Prerequisite(s): Appropriate score on the placement test or a grade of “P” in Intermediate Pronunciation (ESL 045). Students placed into this course must take it the first trimester they are enrolled; students placed into Intermediate Pronunciation (ESL 045) must take this course the trimester immediately following their passing the lower-level course. 

This course is designed to address the pronunciation, articulation and fluency of ESL students identified through the placement process as having advanced levels of these skills. In addition, this course will emphasize rate, volume, stress and repair strategies. This course is graded on a Pass/No Credit basis and carries institutional credit but does not count toward degree requirements.

Level IV: Advanced

  • ESL 120 - Advanced Reading and Writing (6)
  • ESL 125 - Advanced Listening and Speaking (6)

ESL 120

ADVANCED READING & WRITING

Prerequisite(s): High-Intermediate Reading & Writing (ESL 060); or minimum 500 TOEFL (173 computer score) or equivalent MTELP score and appropriate score on a written placement test. 

This course is equivalent to College Writing (WRIT 120).This writing course is designed to help students improve their ability to successfully complete the work required in many college courses. Students learn how to read, respond to, and analyze various kinds of writing. They also study methods of gathering, synthesizing and documenting information. The course emphasizes elements of good writing such as unity, coherence, clarity and appropriate grammar and mechanics.

ESL 125

ADVANCED LISTENING & SPEAKING

Prerequisite(s): High-Intermediate Listening &Speaking (ESL 061) or appropriate score on an oral placement test. This course is equivalent to Speech Communication (SPCH 100).

A basic public speaking course intended to improve the student’s ability to think critically, communicate orally and develop clear pronunciation. Theory and practice are provided in various speaking situations. Each student is required to speak before class members, but class work also involves reading, gathering and organizing information, writing, listening and participating in a group project.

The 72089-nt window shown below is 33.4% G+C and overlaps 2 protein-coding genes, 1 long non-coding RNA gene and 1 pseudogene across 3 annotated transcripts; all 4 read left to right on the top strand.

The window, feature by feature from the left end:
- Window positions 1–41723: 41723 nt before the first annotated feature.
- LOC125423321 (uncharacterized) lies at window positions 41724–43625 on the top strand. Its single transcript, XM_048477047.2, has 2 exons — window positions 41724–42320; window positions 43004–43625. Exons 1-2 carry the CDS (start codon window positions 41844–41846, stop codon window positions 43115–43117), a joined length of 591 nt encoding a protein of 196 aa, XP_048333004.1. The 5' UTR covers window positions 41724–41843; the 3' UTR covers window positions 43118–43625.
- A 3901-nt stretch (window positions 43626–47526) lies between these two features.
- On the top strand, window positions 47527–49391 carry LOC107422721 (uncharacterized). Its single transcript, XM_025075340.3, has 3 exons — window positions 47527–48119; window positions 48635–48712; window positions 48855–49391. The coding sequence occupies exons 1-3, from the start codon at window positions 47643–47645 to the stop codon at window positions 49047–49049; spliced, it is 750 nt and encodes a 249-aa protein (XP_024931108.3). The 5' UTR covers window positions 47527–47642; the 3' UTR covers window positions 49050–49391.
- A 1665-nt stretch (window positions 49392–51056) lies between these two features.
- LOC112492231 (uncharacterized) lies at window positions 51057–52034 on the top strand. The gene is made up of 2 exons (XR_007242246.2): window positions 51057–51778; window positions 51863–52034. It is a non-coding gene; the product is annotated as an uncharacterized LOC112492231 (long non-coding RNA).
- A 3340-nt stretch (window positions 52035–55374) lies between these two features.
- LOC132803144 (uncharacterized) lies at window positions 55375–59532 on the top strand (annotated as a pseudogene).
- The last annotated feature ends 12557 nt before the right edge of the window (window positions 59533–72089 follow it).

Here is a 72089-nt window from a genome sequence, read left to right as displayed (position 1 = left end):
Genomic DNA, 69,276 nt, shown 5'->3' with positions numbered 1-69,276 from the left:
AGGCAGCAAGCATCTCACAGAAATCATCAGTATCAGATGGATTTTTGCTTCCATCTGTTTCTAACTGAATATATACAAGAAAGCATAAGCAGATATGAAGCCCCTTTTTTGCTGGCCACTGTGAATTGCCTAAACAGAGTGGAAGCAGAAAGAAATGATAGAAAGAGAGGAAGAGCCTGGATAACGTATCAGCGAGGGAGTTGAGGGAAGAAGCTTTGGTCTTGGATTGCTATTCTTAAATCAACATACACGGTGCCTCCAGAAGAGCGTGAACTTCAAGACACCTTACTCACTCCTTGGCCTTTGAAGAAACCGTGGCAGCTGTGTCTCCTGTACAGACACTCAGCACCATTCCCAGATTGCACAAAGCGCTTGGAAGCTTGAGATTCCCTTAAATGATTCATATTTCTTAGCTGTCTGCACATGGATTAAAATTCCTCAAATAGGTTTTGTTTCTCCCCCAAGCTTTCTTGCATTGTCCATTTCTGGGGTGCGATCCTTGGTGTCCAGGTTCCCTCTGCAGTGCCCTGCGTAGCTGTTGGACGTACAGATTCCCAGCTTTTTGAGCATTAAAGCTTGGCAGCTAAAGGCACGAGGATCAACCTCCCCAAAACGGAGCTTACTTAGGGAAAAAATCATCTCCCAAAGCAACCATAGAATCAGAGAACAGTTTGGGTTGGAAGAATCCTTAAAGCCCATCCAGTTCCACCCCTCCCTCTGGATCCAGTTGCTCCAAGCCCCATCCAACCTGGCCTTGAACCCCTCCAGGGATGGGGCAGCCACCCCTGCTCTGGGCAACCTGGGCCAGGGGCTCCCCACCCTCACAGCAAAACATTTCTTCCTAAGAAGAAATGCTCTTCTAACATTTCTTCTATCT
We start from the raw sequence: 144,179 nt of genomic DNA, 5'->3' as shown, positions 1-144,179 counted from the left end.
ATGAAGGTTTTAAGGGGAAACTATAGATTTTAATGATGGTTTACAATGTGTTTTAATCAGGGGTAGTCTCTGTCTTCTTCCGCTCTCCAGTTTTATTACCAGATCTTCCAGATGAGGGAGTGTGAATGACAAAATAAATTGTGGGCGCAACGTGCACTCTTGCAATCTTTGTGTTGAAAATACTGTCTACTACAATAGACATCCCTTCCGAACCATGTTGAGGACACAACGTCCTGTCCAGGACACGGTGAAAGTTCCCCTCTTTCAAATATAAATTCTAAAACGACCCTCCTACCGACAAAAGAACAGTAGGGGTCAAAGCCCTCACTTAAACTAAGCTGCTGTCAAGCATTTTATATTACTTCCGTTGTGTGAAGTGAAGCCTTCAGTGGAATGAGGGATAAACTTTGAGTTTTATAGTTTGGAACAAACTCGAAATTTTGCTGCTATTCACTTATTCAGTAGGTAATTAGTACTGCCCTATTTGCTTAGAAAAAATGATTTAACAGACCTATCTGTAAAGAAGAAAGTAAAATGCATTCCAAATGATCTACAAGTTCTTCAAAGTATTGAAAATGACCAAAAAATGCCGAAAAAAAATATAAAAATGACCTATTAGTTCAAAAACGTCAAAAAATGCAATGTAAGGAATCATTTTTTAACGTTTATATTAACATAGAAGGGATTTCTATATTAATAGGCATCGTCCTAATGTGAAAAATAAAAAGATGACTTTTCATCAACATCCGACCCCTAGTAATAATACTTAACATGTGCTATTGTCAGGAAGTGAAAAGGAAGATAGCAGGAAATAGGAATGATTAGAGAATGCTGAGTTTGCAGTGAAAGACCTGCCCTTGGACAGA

ESL Program Admission Requirements

The ESL Program accepts students who have completed secondary school (or equivalent)
and have received beginning instruction in English. The following scores are required:

Test of English as a Foreign Language (TOEFL) OR International English Language Testing System (IELTS)
  • 45 for internet-based
  • 133 for computer-based
    OR
  • 450 for paper-based
 
  • 4.5 - 5.0


Students who enter with an intermediate level of proficiency should be aware that more than one trimester of English will be necessary to bring them to the college level. ESL courses may be required before other courses can be taken.

Placement is determined by Franklin’s written and oral tests, in addition to the TOEFL or
IELTS scores. For students transferring from other U.S. institutions, Franklin testing results
will be used for placement (no TOEFL or IELTS is required).

Program Leadership

Keith Groff, Ph.D., Dean, College of Arts, Sciences 
& Technology

Dean Groff, a Fulbright Fellow Scholar, leads the College of Arts, Sciences & Technology. Dr. Groff has held several leadership positions at the University. Prior to his appointment at Franklin, Dr. Groff taught intermediate and advanced levels of Applied Linguistics and ESL at The Ohio State University, Boise State University, Eastern Oregon State University, and Harvard University, as well as teacher training in ESL at universities in Brazil, Egypt, Jordan, and Hungary. He also has served as a consultant in ESL for the Idaho State Department of Education.

   

Michael Klingler, M.A., Department Chair, Humanities &
Communication Arts

Currently the Department Chair for Humanities and Communication Arts, Klingler also serves as the Lead Faculty for Learning Strategies and English as a Second Language at Franklin. He earned an M.A. in TESOL from The Ohio State University, completing more than 60 hours in the study of second-languages acquisition, methodology, and ESL writing, research, and practice.

   

Phyllis Duryee, M.A., Lead Faculty, Global Issues

Duryee has nearly 20 years of experience at Franklin University and serves as the Lead Faculty for Global Issues. Prior to coming to Franklin, she earned an M.A. in TESOL from The Ohio State University and was the Director of the English Language Institute at George Mason University. She serves on the boards of several international organizations and has traveled throughout the world.

Columbus is a Global City

With one out of every 14 Columbus residents born outside the U.S. and 109 languages spoken in area schools, it’s easy to see why Columbus is home to nearly 650 internationally owned businesses. From the food to people, Columbus has spirit that crosses every border.

American English

Learn more about teaching and learning English as a second language. This helpful site
provides a variety of resources and forums with an emphasis on understanding the English language and American culture.